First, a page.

Puppy Seizures: Symptoms, Causes & How to Manage Them

Why is your puppy having seizures and will they outgrow them? Learn about these frightening episodes so you can advocate for your puppy.

Published January 12, 2023
Girl hugging Boston Terrier puppy

Witnessing your puppy having a seizure is a frightening experience. After your puppy has recovered and is comfortable, it's understandable that you want to get to the bottom of why this is happening. Puppy seizures can have many causes, including idiopathic epilepsy, low blood sugar, infections, head trauma, or toxins. The underlying cause of this troublesome symptom will dictate how your veterinarian chooses to treat the seizures, and whether there's a chance your puppy could outgrow them.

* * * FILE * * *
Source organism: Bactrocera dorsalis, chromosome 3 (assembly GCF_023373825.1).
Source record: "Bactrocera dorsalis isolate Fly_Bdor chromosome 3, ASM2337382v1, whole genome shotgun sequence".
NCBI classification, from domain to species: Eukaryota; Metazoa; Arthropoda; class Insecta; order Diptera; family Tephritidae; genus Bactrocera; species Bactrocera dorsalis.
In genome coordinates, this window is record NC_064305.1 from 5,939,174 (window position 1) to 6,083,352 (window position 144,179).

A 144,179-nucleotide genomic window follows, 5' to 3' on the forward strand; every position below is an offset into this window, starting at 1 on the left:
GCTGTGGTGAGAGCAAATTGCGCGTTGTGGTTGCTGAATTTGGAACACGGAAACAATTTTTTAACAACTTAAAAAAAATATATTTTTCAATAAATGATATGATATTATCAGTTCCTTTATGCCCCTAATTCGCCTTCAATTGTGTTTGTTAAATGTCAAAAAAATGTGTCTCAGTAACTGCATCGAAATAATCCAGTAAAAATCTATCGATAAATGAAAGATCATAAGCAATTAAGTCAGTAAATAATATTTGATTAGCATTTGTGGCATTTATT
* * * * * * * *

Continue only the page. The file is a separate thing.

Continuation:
Symptoms of Puppy Seizures

Are you wondering if what you just witnessed was, in fact, your puppy having a seizure? Depending on the severity or type of seizure, they may show one or many of the following symptoms:

  • Paddling limbs, as if swimming
  • Excessive drooling
  • Chomping or biting motions
  • Appearing dazed or staring into space
  • Collapse
  • Stiffened body
  • Trembling
  • Loss of consciousness
  • Loss of bladder or bowel control

Your puppy might appear a bit confused after the seizure; this recovery period is called the postictal phase. However, if they actively convulse for longer than five minutes or they have several seizures in a row, it's imperative you seek emergency veterinary care.

Puppy Seizure vs. Dreaming